The Books Interview: Rebecca Goldstein

Do you ever worry whether writing novels is what you ought to be doing?
Oh, yes, always. I think that this anxiety is finally quieted, but it does compel me to write a certain kind of novel. I always have to justify it to myself when I write a novel, and answer Plato. I'm trying to write novels that he might possibly approve of. Plato was my first love, and his judgements matter to me tremendously.

Cass Seltzer, the protagonist in your new novel, 36 Arguments for the Existence of God, sounds like a character you conjured into existence because we need him.
Yes. We need an "atheist with a soul". Spinoza was an atheist with a soul. He had this thoroughgoing, secular point of view, a rejection of a transcendent God and yet the capacity for great ontological wonder, revelling in existence itself. Existence is all we have, but who needs anything else? That kind of expansive, almost transcendent being carried out of oneself - I just think it's one of life's most worthwhile experiences. All sorts of things can do it - art, music, but science and mathematics as well. And trying to show that it's compatible with the rejection of a transcendent God seemed very important to me.

As a non-believer, what's the reason for not being an atheist that gives you most pause for thought?
Spinoza's argument for God's existence, number 35 in the appendix to my book. That one I'm very susceptible to, but it's for a non-transcendent God. If Spinoza's God is possible, then that pulls the rug from under a transcendent God, and all of those arguments don't work.
Am I such a committed atheist that nothing would convince me? There could be empirical evidence, of course. If something dreadful was about to happen, and for no obvious reason it ceased to be and something seemed to have interceded, that would really convince me.
I suppose the way you judge somebody's metaphysics is: "How surprised would they be to discover the world is other than the way they think?" I would be so very surprised to discover there was an omniscient, beneficent God running things. The only thing that would convince me would be something empirical. That makes me sound awfully dogmatic. I think I'm as dogmatic an atheist as any of these new atheists, which makes my sympathy for religion all the odder.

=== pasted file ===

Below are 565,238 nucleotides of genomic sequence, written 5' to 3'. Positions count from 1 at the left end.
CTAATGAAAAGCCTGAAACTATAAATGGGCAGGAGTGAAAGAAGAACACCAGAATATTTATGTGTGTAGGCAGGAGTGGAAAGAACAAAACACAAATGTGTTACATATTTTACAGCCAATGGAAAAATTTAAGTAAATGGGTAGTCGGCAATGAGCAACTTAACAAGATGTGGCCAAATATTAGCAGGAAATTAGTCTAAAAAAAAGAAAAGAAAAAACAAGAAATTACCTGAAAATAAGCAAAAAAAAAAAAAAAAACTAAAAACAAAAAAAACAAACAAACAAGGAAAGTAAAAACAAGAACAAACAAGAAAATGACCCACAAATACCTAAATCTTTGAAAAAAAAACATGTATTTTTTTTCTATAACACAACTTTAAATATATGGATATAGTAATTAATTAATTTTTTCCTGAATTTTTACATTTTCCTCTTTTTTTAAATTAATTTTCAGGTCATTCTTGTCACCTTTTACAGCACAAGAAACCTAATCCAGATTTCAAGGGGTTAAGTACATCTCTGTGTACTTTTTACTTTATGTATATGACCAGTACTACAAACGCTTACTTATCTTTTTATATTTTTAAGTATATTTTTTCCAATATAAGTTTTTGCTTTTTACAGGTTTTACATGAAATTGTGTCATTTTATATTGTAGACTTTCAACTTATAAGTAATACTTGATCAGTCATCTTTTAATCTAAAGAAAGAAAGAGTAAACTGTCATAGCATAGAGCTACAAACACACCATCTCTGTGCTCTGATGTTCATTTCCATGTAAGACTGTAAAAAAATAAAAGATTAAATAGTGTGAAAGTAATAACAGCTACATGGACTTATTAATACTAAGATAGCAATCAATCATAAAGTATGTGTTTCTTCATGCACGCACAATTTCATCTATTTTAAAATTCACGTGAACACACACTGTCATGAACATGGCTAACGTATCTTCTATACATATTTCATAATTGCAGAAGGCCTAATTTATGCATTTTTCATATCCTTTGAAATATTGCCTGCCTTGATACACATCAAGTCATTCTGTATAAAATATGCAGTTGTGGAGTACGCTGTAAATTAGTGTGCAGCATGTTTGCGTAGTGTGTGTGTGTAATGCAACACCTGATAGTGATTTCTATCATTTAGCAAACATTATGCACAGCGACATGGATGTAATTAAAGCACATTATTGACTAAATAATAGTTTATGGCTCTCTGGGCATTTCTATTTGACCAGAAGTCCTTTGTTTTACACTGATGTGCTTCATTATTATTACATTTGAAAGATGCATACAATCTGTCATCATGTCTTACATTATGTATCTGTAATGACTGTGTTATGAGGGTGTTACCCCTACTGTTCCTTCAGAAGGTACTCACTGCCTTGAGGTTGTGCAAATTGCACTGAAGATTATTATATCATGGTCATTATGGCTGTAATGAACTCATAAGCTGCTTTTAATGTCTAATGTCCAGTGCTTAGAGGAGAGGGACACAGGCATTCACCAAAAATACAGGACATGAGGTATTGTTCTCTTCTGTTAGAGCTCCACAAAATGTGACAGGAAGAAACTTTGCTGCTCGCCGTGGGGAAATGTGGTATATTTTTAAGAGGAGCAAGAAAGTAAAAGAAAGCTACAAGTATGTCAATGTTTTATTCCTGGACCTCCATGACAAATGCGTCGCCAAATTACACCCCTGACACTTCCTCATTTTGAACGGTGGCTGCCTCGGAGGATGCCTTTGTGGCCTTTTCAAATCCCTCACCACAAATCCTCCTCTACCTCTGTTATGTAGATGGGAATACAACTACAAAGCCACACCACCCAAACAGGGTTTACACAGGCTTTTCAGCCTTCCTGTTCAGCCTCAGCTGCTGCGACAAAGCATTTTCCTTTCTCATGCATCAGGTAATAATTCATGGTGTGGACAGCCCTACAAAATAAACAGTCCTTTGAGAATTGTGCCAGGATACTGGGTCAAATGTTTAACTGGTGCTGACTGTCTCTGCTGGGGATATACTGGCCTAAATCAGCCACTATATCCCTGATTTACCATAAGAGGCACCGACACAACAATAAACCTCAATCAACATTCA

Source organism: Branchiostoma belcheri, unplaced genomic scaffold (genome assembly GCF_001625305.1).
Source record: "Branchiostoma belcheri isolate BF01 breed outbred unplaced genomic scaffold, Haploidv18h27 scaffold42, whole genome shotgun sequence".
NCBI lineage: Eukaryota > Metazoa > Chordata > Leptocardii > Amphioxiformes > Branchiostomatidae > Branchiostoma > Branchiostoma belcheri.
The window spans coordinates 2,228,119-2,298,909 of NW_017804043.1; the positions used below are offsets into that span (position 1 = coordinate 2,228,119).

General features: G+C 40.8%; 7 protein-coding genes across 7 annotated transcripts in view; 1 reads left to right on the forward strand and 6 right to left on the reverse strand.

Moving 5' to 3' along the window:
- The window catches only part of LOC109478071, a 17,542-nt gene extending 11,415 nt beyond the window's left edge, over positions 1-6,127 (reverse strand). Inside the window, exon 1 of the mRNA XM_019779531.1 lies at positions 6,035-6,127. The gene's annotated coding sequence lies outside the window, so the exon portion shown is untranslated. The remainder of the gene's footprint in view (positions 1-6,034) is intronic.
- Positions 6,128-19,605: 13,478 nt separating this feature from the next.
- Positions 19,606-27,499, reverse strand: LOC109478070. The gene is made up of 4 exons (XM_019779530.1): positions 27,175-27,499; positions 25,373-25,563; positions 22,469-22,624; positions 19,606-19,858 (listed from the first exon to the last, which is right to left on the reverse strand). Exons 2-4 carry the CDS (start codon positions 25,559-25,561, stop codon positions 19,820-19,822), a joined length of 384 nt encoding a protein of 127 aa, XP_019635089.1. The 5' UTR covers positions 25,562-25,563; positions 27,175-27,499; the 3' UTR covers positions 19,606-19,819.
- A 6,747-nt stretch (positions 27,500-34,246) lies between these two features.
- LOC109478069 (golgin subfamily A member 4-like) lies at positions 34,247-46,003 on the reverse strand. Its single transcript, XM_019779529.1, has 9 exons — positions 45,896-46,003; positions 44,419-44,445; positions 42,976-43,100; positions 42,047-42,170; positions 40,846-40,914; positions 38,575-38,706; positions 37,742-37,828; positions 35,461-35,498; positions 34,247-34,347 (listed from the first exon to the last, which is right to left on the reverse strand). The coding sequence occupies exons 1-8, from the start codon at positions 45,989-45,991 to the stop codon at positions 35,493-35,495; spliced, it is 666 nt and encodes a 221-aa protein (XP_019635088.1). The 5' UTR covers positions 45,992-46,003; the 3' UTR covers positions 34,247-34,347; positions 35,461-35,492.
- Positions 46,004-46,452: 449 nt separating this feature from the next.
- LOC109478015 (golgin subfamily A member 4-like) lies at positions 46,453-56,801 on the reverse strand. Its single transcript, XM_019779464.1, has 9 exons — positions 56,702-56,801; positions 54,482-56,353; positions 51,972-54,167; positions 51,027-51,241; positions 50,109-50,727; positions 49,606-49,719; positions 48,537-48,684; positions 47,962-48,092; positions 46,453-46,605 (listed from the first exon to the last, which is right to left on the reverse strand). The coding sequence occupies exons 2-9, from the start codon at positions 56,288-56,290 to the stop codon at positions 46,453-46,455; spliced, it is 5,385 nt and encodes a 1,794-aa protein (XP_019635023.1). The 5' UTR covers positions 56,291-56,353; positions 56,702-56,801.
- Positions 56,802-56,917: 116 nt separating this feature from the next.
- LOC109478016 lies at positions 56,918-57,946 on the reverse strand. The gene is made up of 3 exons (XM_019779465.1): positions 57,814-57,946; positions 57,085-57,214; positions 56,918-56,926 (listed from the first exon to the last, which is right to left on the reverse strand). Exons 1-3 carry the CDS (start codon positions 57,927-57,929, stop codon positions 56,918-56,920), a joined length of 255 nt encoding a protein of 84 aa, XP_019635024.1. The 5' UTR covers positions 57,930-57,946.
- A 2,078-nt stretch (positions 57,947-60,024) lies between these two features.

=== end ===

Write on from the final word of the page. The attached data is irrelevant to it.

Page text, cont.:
You put 36 logical arguments for the existence of God in the appendix of the book. Why do you put them there and not in the main body of the novel?
I try to make them very good arguments, and I try to come up with arguments that have never been formalised before, make them formal, and then knock them down. I hope the body of the book says, "That's not enough." There's just much more to this debate between faith and reason than you can get at through simply showing what's wrong with the arguments.

Do you think that by portraying religion sympathetically, you might be making it easier for some people not to believe it?
I hadn't thought about it that way. I'm not interested in converting people in the least. The one thing I've always been interested in is getting people to entertain different points of view, so that whatever views they hold, they hold them with a certain degree of doubt. But I myself don't seem to have any doubt about my own atheist position, so I haven't really followed my own lesson here! Cass Seltzer enjoys a success that makes him feel as though he is walking around in someone else's clothes.

Do you ever have that feeling?
Yes. I was born into this Orthodox Jewish family where girls were not supposed to be heard, so the fact I am such a noisy person who gets heard so much is surprising. I had this set of questions that mattered to me, and all I was doing was trying to find ways
of thinking them out and doing justice to them. And then people read it and take it seriously. There's a way in which I often don't believe I'm living this life.

What's the question you get asked the most and wish you weren't?
Is Steven Pinker [Goldstein's partner] Cass Seltzer?